Few wine bottles telegraph their intentions as clearly as the 1-liter bottle of grüner veltliner: “I want you to drink me now, as quickly as possible, ideally in the company of others.”
Unlike other oversized formats—notably, the magnum, which producers often use to enhance the aging potential of serious, cellar-worthy wines—the point of the crisp, clean grüner liter is implicit in its conveniently crown-capped packaging. The first wave arrived on U.S. shores in the 1990s and early 2000s, when importer Terry Theise introduced a selection of high-quality, low-cost bottlings from his venerable stable of Austrian producers. These early touchstones included the organically farmed wines of H&M Höfer and Weingut Berger, now widely regarded as benchmarks of the genre.
According to Weingut Berger’s Erich Berger, offering liters of simple, inexpensive table wine to lubricate the local populace was nothing new for Austria. “We had been bottling our grüner veltliner in this shape for many years as a light, uncomplicated and always drinkable wine,” Berger explains. To a rapidly democratizing audience of American drinkers, however, who were just learning to treat wine as a quotidian affair, the category came to represent something surprisingly liberating: the original all-purpose party wine.
Today, the classic 1-liter bottle of grüner remains a stalwart of the contemporary retail landscape. What’s changed, meanwhile, is the wider world of wine. With the rapid mainstreaming of natural wine, it didn’t take long for the scene to take the basic concept—i.e., “Let’s put a whole lot of yummy, affordable wine into a fittingly big-ass bottle”—and inject it with its own “lo-fi” aesthetic. As a result, the liter has become synonymous with a new breed of inexpensive, easy-drinking natural wines (see Selection Massale’s La Boutanche and Ampeleia’s Un Litro, to name just two) that overdeliver on refreshment without requiring much in the way of sustained meditation.
It’s a familiar irony: The grüner liter that inspired an entire subgenre no longer hits the same for younger consumers reared on edgier, more esoteric fare. But in Austria, one of Europe’s great hotbeds of progressive winemaking, another chapter of the story has started to unfold. Upstart and established winemakers alike are rethinking what could go into the serviceable format they’ve relied on for decades. Perhaps inevitably, the cheap, gluggable liter of grüner got weird.
Recent releases radically reinterpret the genre, recasting the reliable staple in the image of Austria’s thriving avant-garde. Consider, for example, the work of fifth-generation winemaker Gerald Diem. Based in the Weinviertel region, a historic source of 1-liter bottlings, he’s one of a handful of producers—many of them working in a natural idiom—who have started experimenting with macerated expressions of the grape.
As it turns out, grüner veltliner offers itself as an ideal candidate for the orange-wine treatment, which noticeably plays up the grape’s innate savory, herbal character. Bottled unfined and unfiltered after three weeks on the skins, Diem’s aptly named D’Ora Orange liter—a blend of 90 percent single-vineyard grüner with a smidge of roter traminer—occupies that unexpected sliver of the Venn diagram where “orange” and “chuggable” overlap in beautiful harmony.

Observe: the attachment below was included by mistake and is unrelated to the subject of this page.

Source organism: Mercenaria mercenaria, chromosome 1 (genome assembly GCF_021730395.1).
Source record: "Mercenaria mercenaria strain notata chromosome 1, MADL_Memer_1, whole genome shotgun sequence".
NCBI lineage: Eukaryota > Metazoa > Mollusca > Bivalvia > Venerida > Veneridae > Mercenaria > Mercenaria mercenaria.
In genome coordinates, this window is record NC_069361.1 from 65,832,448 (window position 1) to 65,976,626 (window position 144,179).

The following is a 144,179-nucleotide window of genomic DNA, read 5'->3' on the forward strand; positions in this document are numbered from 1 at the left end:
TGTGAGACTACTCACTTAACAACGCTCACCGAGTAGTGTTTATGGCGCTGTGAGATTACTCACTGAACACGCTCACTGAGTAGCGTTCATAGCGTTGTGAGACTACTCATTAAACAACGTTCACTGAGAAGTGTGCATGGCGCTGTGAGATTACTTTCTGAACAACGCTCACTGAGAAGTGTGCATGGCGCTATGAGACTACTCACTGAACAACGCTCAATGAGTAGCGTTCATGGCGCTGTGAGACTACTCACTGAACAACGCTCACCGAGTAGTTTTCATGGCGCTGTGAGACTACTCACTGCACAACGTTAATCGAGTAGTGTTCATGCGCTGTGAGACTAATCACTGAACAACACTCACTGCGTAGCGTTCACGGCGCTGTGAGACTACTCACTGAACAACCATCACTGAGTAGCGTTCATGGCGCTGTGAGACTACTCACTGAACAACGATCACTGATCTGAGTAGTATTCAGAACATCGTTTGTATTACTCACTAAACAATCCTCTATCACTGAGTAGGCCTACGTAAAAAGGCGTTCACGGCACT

Meanwhile, in Vienna, there’s rising star Jutta Ambrositsch. A Burgenland native, she has earned her reputation channeling the unique identities of the historic hillside vineyards that have fueled the city’s vibrant wine culture for centuries. Known for her alternative versions of Gemischter Satz (literally “mixed set”), Vienna’s traditional field blend, she produces several site-specific cuvées that have become highly coveted rarities. Arguably, though, it’s her grüner-dominant Ein Liter Wien (a play on words that roughly means “a liter of Vienna”) that best articulates her mission to translate the city’s native terroir for a new generation of wine lovers.
“We’ve insisted from the beginning that the wine we produce for our liter bottling should be as serious as any of the other wines we make,” says Marco Kalchbrenner, Ambrositsch’s husband and business partner, who oversees the project’s daily operations. An unusually complex blend of second-press juice from all her single-vineyard holdings, including a plot of old-vine grüner planted in the 1960s, Ein Liter Wien is Ambrositsch’s modern take on the hyperlocal harvest blends of the Viennese heuriger, or wine tavern. Juicy, fleshy and floral, it strikes the perfect balance between drinkable and thinkable that defines the category’s new wave.
Luckily, Ambrositsch and her compatriots’ success proves that seriousness of intent doesn’t mean sacrificing all the reasons why the liter of grüner went viral in the first place. Their aesthetics and styles may differ, but the bottles currently repping this movement never depart from the format’s original promise: delivering a large quantity of delicious, drink-me-now wine for a minimal amount of dollars.